“Beds are filling up with significant numbers of patients, testing hospital surge plans, and our healthcare heroes: the nurses, doctors and other health care professionals to deliver that care in the most stressful environments,” said Dr. David Marcozzi, COVID-19 Incident Commander for the University of Maryland Medical System. “They persevere and are working extra shifts to carry the burden. That means potentially missing time at home during this holiday season. They do it for their patients, they do it to save lives. That said, those heroes are stretched thin, and we need to think innovatively on how to address potential staffing constraints.”

Hogan is also asking all Maryland colleges and universities to allow expedited graduation for students in health care fields and to develop emergency policies to award academic credit to any students who volunteer in health care during the pandemic.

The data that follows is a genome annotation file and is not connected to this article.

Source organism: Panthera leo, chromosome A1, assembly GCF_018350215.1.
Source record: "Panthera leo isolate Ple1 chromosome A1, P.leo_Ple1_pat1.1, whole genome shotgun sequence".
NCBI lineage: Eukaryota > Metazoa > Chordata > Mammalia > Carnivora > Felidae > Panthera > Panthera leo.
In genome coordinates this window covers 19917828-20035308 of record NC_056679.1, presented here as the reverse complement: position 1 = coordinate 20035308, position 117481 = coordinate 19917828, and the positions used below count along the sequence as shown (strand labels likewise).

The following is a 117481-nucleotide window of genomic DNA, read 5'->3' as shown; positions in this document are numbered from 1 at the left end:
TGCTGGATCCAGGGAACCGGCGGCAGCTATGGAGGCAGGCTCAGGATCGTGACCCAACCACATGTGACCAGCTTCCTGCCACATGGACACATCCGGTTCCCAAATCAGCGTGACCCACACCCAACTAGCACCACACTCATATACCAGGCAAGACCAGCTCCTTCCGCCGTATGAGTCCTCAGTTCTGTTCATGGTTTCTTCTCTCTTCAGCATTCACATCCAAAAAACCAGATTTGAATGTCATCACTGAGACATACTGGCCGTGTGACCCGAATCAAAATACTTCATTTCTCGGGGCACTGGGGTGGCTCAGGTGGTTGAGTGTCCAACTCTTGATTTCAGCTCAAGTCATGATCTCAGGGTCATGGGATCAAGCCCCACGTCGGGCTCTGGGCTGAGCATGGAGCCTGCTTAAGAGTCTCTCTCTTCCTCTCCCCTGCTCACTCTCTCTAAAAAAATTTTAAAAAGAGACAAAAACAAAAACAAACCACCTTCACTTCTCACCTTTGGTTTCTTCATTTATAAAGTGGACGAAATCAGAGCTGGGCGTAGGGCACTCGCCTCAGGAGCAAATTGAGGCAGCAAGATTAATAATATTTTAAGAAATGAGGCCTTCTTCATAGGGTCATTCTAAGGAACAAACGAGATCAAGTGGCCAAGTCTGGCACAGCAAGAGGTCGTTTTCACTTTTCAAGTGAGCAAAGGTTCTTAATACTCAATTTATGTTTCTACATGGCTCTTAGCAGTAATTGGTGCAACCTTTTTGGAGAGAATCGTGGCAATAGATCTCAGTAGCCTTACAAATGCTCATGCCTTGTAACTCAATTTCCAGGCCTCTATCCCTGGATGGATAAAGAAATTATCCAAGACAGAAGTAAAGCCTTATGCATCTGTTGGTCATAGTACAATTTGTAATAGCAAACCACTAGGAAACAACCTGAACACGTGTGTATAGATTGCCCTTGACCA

Counties are being asked to deploy any available health care workers or other county employees to help staff testing and vaccination sites throughout the state.

The state is also urging hospitals and nursing homes to refocus workloads to shift non-medical duties away from nurses and licensed support staff, allowing them to focus on patient care.

New acting Health secretary

Hogan also announced Tuesday that the Maryland Department of Health’s Chief Operating Officer Dennis R. Schrader would become acting health secretary.

Tuesday marked the end of the tenure of Health Secretary Robert R. Neall, who announced in mid-November that he would retire from the Health Department after working for the administration for the last six years in various roles.

“He has been a longtime friend, trusted advisor and confidant and a dedicated public servant throughout his nearly four decades in public service ― most importantly as we went to war against this unprecedented deadly pandemic,” Hogan said, presenting Neall a governor’s citation. “We’re incredibly grateful to him for his service, and we wish him the very best in his retirement.”

Schrader, who has also been with the Hogan administration for six years, will step into the role immediately. Hogan said Schrader headed the state’s COVID testing and hospital surge efforts as chief operating officer.